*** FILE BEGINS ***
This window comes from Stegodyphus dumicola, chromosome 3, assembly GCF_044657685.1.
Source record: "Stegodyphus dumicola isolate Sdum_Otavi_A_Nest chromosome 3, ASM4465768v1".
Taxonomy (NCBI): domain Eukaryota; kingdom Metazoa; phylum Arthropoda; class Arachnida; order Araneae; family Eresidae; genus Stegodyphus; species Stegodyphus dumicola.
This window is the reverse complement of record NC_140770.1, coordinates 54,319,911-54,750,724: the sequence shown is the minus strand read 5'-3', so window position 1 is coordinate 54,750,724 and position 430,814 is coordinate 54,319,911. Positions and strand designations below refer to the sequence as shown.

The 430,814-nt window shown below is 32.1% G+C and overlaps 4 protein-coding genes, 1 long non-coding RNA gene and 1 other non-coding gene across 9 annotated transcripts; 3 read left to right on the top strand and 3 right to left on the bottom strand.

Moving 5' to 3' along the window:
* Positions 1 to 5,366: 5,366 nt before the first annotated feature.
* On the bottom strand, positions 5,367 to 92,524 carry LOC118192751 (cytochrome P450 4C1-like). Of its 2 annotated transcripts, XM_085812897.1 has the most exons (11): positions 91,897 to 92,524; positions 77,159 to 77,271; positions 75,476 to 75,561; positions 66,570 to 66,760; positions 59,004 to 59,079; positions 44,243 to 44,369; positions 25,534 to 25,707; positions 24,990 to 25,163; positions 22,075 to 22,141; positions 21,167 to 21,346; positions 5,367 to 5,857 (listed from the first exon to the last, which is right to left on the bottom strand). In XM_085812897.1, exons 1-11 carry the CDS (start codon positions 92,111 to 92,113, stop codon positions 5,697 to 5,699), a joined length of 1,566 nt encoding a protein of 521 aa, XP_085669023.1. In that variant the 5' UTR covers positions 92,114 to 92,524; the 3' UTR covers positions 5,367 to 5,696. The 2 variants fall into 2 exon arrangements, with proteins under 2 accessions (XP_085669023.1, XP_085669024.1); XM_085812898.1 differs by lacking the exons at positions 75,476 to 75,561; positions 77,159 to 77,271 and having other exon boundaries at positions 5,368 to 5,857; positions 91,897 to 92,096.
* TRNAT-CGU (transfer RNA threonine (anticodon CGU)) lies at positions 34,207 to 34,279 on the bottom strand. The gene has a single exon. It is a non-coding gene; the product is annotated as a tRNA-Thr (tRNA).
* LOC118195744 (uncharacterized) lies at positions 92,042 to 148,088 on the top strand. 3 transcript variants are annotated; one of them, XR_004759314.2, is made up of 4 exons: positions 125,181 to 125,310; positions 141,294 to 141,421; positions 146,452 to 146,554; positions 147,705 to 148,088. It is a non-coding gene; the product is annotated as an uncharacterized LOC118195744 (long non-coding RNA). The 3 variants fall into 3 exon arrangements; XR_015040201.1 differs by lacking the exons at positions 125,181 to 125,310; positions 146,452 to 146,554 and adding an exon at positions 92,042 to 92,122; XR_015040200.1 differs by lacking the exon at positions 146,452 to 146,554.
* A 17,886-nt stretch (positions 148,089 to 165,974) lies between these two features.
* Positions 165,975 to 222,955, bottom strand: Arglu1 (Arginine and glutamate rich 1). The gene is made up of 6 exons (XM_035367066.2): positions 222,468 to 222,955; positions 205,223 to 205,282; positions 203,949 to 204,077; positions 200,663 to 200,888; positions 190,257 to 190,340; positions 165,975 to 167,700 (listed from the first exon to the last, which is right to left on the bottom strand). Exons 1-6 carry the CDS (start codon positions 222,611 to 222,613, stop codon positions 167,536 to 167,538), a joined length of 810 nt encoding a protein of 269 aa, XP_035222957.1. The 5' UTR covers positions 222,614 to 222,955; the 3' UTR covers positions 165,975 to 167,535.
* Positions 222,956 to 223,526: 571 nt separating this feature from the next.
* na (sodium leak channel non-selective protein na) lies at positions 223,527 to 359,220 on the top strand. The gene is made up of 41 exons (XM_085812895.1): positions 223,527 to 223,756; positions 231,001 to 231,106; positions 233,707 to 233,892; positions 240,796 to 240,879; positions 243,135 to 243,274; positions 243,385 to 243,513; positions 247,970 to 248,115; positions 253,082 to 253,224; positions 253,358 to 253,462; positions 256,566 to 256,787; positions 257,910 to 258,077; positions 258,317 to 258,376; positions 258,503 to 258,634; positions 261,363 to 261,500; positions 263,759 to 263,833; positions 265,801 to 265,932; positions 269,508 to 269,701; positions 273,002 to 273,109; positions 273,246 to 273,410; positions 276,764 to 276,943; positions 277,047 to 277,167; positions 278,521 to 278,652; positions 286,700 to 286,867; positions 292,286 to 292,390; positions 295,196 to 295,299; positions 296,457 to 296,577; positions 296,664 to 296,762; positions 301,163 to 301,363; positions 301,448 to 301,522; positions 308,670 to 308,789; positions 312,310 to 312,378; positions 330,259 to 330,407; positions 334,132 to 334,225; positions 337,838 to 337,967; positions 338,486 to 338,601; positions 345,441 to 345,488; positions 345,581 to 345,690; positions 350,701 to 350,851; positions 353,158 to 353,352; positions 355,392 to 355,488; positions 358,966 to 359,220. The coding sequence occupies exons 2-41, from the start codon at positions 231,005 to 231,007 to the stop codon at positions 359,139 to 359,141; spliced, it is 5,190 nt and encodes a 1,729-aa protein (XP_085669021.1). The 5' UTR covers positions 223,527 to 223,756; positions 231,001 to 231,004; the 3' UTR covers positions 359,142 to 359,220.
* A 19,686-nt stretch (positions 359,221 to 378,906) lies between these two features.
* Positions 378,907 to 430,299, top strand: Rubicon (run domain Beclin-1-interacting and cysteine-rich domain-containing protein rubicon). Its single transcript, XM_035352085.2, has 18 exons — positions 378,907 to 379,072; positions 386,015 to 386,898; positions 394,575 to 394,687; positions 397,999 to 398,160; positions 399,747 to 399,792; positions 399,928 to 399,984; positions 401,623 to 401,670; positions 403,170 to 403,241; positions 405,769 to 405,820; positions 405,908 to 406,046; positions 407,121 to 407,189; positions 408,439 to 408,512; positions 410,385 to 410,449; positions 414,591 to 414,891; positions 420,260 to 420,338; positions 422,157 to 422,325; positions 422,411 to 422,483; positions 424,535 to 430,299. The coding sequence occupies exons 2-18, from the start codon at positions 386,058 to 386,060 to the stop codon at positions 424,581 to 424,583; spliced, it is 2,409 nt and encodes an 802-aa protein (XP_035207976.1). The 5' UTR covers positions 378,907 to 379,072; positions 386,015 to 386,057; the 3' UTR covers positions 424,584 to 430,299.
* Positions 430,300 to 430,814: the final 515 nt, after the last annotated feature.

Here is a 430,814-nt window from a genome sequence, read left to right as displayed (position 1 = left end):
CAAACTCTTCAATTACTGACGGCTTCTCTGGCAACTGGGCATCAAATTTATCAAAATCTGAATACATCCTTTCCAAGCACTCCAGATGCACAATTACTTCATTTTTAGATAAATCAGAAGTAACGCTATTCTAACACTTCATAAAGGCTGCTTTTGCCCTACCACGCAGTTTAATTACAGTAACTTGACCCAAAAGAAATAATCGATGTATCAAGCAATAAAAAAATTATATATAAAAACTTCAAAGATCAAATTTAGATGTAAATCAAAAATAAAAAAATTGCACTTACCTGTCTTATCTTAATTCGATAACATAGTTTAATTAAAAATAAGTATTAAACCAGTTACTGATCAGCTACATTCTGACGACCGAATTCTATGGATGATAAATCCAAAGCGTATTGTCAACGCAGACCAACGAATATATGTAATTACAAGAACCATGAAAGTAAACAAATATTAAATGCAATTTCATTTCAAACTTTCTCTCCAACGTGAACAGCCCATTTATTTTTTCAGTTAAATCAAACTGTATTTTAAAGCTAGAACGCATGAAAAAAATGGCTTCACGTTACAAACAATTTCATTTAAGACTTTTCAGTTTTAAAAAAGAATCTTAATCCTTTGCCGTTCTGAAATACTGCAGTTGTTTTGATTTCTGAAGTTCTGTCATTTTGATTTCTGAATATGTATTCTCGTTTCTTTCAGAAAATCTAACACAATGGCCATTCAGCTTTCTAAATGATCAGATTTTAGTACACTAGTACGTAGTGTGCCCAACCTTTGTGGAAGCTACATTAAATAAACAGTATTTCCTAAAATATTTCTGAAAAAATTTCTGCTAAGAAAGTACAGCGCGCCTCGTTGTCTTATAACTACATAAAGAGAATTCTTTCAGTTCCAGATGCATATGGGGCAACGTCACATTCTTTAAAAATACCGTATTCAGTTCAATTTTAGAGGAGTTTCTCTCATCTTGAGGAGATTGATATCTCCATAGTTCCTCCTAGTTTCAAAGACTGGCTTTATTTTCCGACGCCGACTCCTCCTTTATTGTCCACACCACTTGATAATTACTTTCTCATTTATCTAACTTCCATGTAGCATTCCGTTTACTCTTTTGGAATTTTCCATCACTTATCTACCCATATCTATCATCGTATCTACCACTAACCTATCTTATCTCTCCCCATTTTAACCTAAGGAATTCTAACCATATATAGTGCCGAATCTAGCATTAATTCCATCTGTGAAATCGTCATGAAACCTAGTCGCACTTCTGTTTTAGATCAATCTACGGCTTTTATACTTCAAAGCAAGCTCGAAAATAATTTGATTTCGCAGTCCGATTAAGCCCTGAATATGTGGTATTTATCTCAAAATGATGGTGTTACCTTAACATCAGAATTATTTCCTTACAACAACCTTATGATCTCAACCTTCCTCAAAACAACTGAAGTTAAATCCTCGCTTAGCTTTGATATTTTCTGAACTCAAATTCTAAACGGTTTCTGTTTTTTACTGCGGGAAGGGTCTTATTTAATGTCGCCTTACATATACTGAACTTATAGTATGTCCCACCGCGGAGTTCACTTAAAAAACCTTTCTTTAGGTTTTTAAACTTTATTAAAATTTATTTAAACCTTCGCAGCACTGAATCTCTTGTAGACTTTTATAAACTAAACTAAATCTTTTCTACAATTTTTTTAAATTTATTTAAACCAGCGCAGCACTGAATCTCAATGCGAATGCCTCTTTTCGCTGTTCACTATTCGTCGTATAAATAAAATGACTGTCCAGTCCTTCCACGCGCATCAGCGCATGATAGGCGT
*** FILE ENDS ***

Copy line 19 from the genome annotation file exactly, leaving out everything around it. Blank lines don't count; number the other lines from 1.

CAAACTCTTCAATTACTGACGGCTTCTCTGGCAACTGGGCATCAAATTTATCAAAATCTGAATACATCCTTTCCAAGCACTCCAGATGCACAATTACTTCATTTTTAGATAAATCAGAAGTAACGCTATTCTAACACTTCATAAAGGCTGCTTTTGCCCTACCACGCAGTTTAATTACAGTAACTTGACCCAAAAGAAATAATCGATGTATCAAGCAATAAAAAAATTATATATAAAAACTTCAAAGATCAAATTTAGATGTAAATCAAAAATAAAAAAATTGCACTTACCTGTCTTATCTTAATTCGATAACATAGTTTAATTAAAAATAAGTATTAAACCAGTTACTGATCAGCTACATTCTGACGACCGAATTCTATGGATGATAAATCCAAAGCGTATTGTCAACGCAGACCAACGAATATATGTAATTACAAGAACCATGAAAGTAAACAAATATTAAATGCAATTTCATTTCAAACTTTCTCTCCAACGTGAACAGCCCATTTATTTTTTCAGTTAAATCAAACTGTATTTTAAAGCTAGAACGCATGAAAAAAATGGCTTCACGTTACAAACAATTTCATTTAAGACTTTTCAGTTTTAAAAAAGAATCTTAATCCTTTGCCGTTCTGAAATACTGCAGTTGTTTTGATTTCTGAAGTTCTGTCATTTTGATTTCTGAATATGTATTCTCGTTTCTTTCAGAAAATCTAACACAATGGCCATTCAGCTTTCTAAATGATCAGATTTTAGTACACTAGTACGTAGTGTGCCCAACCTTTGTGGAAGCTACATTAAATAAACAGTATTTCCTAAAATATTTCTGAAAAAATTTCTGCTAAGAAAGTACAGCGCGCCTCGTTGTCTTATAACTACATAAAGAGAATTCTTTCAGTTCCAGATGCATATGGGGCAACGTCACATTCTTTAAAAATACCGTATTCAGTTCAATTTTAGAGGAGTTTCTCTCATCTTGAGGAGATTGATATCTCCATAGTTCCTCCTAGTTTCAAAGACTGGCTTTATTTTCCGACGCCGACTCCTCCTTTATTGTCCACACCACTTGATAATTACTTTCTCATTTATCTAACTTCCATGTAGCATTCCGTTTACTCTTTTGGAATTTTCCATCACTTATCTACCCATATCTATCATCGTATCTACCACTAACCTATCTTATCTCTCCCCATTTTAACCTAAGGAATTCTAACCATATATAGTGCCGAATCTAGCATTAATTCCATCTGTGAAATCGTCATGAAACCTAGTCGCACTTCTGTTTTAGATCAATCTACGGCTTTTATACTTCAAAGCAAGCTCGAAAATAATTTGATTTCGCAGTCCGATTAAGCCCTGAATATGTGGTATTTATCTCAAAATGATGGTGTTACCTTAACATCAGAATTATTTCCTTACAACAACCTTATGATCTCAACCTTCCTCAAAACAACTGAAGTTAAATCCTCGCTTAGCTTTGATATTTTCTGAACTCAAATTCTAAACGGTTTCTGTTTTTTACTGCGGGAAGGGTCTTATTTAATGTCGCCTTACATATACTGAACTTATAGTATGTCCCACCGCGGAGTTCACTTAAAAAACCTTTCTTTAGGTTTTTAAACTTTATTAAAATTTATTTAAACCTTCGCAGCACTGAATCTCTTGTAGACTTTTATAAACTAAACTAAATCTTTTCTACAATTTTTTTAAATTTATTTAAACCAGCGCAGCACTGAATCTCAATGCGAATGCCTCTTTTCGCTGTTCACTATTCGTCGTATAAATAAAATGACTGTCCAGTCCTTCCACGCGCATCAGCGCATGATAGGCGT